10 things you need to know today: September 6, 2017
Trump rescinds Obama's protections for young undocumented immigrants, powerful Hurricane Irma makes first landfall, and more
Trump rescinds Obama-era program protecting young undocumented immigrants
President Trump on Tuesday ordered an end to former President Barack Obama's Deferred Action for Childhood Arrivals or DACA program, which has protected nearly 800,000 young undocumented immigrants from deportation and given them access to temporary work permits. "I do not favor punishing children, most of whom are now adults, for the actions of their parents," Trump said in a statement. "But we must also recognize that we are a nation of opportunity because we are a nation of laws." Attorney General Jeff Sessions announced the decision, calling Obama's policy "open-ended circumvention of immigration law through unconstitutional authority" and said Congress would have six months to come up with a fix "should it choose to." Trump faced protests and bipartisan criticism. Obama called the decision "wrong," "self-defeating," and "cruel."
Hurricane Irma hits northern Caribbean, prompts early Florida evacuations
Hurricane Irma made its first landfall on the northeast Caribbean island of Barbuda early Wednesday with top sustained winds at 185 miles per hour, making it the most powerful storm ever recorded in the Atlantic. The storm is expected to barrel across the northern edges of Puerto Rico, the Dominican Republic, Haiti, and Cuba before possibly hitting Florida on Sunday. President Trump declared a state of emergency in Florida, Puerto Rico, and the U.S. Virgin Islands on Tuesday. Florida officials ordered people to evacuate the Florida Keys and other vulnerable areas starting Wednesday. Miami-Dade County is evacuating people with special needs starting Wednesday, and Florida Gov. Rick Scott (R) activated the Florida National Guard.
North Korean diplomat threatens 'more gift packages' for U.S.
As the U.S. and other world powers debated how to respond to North Korea's sixth and most powerful nuclear test, a top North Korean diplomat on Tuesday warned that Pyongyang would be sending "more gift packages" to the U.S. Washington is calling on other nations to get behind what U.S. United Nations Ambassador Nikki Haley called the "strongest possible" sanctions against North Korea, including cutting off its oil supply. Russian President Vladimir Putin dismissed the idea on Tuesday, calling more sanctions a "road to nowhere." Russia's U.N. ambassador, Vasily Nebenzya, said a U.S. call for a vote on tougher sanctions on Sept. 11 was "a little premature." Russia has veto power on the U.N. Security Council.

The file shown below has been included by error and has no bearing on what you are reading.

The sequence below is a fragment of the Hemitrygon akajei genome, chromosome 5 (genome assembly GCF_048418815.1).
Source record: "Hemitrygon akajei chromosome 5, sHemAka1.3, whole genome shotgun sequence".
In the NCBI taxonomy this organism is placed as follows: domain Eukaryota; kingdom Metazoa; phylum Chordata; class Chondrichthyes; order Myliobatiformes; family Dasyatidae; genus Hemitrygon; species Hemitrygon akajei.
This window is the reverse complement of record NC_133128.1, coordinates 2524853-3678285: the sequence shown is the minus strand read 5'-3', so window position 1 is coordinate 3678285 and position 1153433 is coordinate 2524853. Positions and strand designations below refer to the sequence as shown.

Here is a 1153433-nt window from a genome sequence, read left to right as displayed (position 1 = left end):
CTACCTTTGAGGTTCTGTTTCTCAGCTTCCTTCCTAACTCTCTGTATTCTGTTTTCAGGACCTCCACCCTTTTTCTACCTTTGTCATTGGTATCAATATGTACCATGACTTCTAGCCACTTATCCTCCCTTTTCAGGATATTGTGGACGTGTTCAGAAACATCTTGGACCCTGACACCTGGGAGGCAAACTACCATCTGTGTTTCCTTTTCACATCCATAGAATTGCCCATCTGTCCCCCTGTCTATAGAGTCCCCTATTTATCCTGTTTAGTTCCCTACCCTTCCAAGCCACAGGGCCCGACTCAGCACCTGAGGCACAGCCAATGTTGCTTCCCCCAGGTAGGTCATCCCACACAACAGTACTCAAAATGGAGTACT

Winds drive Oregon fire toward Portland suburbs
Oregon's Eagle Creek fire spread through the Columbia River Gorge and toward Portland suburbs overnight, fanned by strong winds. The blaze started Saturday on the Eagle Creek Trail in the scenic gorge, apparently when a 15-year-old boy dropped fireworks off a cliff into dry forest. It has now burned more than 10,000 acres, and forced authorities to evacuate several communities and close a 45-mile stretch of Interstate 84 to traffic. The Coast Guard had suspended marine travel along a 20-mile stretch of the Columbia River, up to an inch of ash had fallen on nearby Portland, and much of Western Oregon was breathing hazardous air. While that fire is getting the most attention, firefighters in Oregon are battling more than a dozen forest fires across much of the western half of the state.
Menendez becomes first senator in 36 years to face bribery trial
Sen. Bob Menendez (D-N.J.) this week becomes the first sitting U.S. senator in 36 years to face a federal bribery trial. Opening arguments are scheduled for Wednesday. Menendez has proclaimed his innocence since his indictment two years ago. "I am going to be exonerated," he said last week. He faces 12 corruption-related charges, including six counts of bribery. Prosecutors say he repeatedly used his office to help a wealthy Florida eye doctor who gave him trips on a private jet and luxury hotel stays, and hundreds of thousands of dollars in campaign donations.